According to Hughes, the problem with U.S. ambassadors was that many adhered closely to protocol while the United States was fighting an intense propaganda war with its enemies. But prevaricating about whether to talk to the media is simply no longer acceptable.

“It used to be that the call [from the media] didn’t get returned or it was two days too late. I did away with that,” declared Hughes proudly. “I said, ‘We want you to engage as our ambassadors; we want you to be the face and the voice and representation of America.’”

Hughes also set up special hubs in Europe and the Middle East to deal with the regional media. There are two European hubs, in London and Brussels, and one in Dubai, in which the United States employs two Arab speakers to debate across the Arab media. The hubs have also become a useful dropping-in point for ambassadors and diplomats in training.

To that end, Hughes is proud that Adam Ereli, who served in the London hub, later went on to become U.S. ambassador to Bahrain. Dan Sreebny, who also served in London, went on to work in Turkey as the hubs moved diplomats further into the Muslim world.

The hubs serve another vital interest: getting U.S. officials and diplomats booked on local media. Hughes is particularly excited about an e-mail she received from a producer at the British Broadcasting Corp. (BBC), a station often strident in its criticism of U.S. foreign policy. The producer told her that the BBC never had so many U.S. officials on the air because it used to be so difficult to persuade them to come on.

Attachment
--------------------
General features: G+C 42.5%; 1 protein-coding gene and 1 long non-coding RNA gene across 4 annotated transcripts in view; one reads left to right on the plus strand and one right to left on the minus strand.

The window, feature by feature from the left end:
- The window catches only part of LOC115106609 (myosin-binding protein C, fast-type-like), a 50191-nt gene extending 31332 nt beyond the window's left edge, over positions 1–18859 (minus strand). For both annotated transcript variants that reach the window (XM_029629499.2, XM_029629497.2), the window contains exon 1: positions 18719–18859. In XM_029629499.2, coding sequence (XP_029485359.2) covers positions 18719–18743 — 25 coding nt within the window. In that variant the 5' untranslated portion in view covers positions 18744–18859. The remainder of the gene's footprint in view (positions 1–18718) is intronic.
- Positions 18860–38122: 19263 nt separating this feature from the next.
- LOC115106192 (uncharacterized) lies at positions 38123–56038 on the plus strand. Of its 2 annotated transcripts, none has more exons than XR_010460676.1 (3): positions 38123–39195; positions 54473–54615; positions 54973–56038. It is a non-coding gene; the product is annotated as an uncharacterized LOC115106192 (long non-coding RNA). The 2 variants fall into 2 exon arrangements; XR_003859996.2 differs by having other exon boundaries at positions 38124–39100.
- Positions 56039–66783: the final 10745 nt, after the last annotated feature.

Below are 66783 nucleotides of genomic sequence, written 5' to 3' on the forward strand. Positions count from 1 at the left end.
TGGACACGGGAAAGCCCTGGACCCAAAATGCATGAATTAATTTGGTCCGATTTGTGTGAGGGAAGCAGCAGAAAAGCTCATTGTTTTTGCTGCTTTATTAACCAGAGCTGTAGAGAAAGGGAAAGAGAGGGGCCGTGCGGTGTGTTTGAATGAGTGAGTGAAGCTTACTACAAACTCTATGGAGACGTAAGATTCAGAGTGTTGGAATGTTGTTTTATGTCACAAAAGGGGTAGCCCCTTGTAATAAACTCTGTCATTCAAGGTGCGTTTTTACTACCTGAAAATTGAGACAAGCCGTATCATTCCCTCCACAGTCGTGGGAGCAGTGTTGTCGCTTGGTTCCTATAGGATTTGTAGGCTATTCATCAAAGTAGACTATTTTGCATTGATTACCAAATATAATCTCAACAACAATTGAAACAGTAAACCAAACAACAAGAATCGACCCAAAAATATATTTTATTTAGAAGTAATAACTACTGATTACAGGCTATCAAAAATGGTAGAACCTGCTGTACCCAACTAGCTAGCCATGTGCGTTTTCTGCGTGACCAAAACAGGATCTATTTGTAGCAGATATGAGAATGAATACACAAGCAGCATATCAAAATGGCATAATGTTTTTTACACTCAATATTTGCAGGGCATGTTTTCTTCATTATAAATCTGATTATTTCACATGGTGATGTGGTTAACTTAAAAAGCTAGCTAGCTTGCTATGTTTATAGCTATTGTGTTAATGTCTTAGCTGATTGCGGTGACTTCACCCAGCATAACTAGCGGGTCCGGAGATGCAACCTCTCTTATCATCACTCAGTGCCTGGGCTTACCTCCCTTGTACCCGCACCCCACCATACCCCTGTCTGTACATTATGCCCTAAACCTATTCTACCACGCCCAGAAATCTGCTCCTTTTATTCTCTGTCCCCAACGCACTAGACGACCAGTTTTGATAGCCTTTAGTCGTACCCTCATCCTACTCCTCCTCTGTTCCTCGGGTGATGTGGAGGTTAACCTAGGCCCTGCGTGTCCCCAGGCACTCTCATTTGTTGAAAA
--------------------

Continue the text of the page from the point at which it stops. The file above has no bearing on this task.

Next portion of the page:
The whole nature of ambassadors’ engagement with their host country is changing, Hughes insisted, as more countries turn to democracy. Now, unofficial backroom deals just aren’t going to work, and U.S. ambassadors must factor in public opinion much more critically.

“In today’s world, with more and more countries turning to democracy, it’s no longer enough for a diplomat to go quietly to a [host country] government official to get things done. Now that government official has to go to his public,” she said.